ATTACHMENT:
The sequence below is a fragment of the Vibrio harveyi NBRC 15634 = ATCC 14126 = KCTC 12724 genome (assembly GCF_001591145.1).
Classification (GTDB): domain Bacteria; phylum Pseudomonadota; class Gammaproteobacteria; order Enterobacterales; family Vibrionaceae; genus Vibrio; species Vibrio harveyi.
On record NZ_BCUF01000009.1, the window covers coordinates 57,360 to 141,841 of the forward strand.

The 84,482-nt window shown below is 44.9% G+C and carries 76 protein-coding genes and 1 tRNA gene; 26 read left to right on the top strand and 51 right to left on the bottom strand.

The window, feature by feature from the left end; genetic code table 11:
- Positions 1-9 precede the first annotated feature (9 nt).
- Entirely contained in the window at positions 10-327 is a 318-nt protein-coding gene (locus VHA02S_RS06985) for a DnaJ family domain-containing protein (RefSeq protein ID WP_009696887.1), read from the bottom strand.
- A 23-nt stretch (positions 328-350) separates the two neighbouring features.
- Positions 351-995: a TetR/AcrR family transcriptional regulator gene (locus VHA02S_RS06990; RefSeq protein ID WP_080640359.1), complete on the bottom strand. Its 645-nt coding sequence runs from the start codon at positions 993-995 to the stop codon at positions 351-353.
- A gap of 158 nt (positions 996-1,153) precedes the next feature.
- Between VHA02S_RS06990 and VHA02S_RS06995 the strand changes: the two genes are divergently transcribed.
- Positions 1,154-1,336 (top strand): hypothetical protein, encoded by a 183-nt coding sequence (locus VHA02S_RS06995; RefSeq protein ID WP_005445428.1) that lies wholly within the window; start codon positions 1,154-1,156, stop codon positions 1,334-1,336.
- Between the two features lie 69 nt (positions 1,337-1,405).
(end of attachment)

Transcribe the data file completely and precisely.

The sequence below is a fragment of the Vibrio harveyi NBRC 15634 = ATCC 14126 = KCTC 12724 genome (assembly GCF_001591145.1).
Classification (GTDB): domain Bacteria; phylum Pseudomonadota; class Gammaproteobacteria; order Enterobacterales; family Vibrionaceae; genus Vibrio; species Vibrio harveyi.
On record NZ_BCUF01000009.1, the window covers coordinates 57,360 to 141,841 of the forward strand.

The 84,482-nt window shown below is 44.9% G+C and carries 76 protein-coding genes and 1 tRNA gene; 26 read left to right on the top strand and 51 right to left on the bottom strand.

The window, feature by feature from the left end; genetic code table 11:
- Positions 1-9 precede the first annotated feature (9 nt).
- Entirely contained in the window at positions 10-327 is a 318-nt protein-coding gene (locus VHA02S_RS06985) for a DnaJ family domain-containing protein (RefSeq protein ID WP_009696887.1), read from the bottom strand.
- A 23-nt stretch (positions 328-350) separates the two neighbouring features.
- Positions 351-995: a TetR/AcrR family transcriptional regulator gene (locus VHA02S_RS06990; RefSeq protein ID WP_080640359.1), complete on the bottom strand. Its 645-nt coding sequence runs from the start codon at positions 993-995 to the stop codon at positions 351-353.
- A gap of 158 nt (positions 996-1,153) precedes the next feature.
- Between VHA02S_RS06990 and VHA02S_RS06995 the strand changes: the two genes are divergently transcribed.
- Positions 1,154-1,336 (top strand): hypothetical protein, encoded by a 183-nt coding sequence (locus VHA02S_RS06995; RefSeq protein ID WP_005445428.1) that lies wholly within the window; start codon positions 1,154-1,156, stop codon positions 1,334-1,336.
- Between the two features lie 69 nt (positions 1,337-1,405).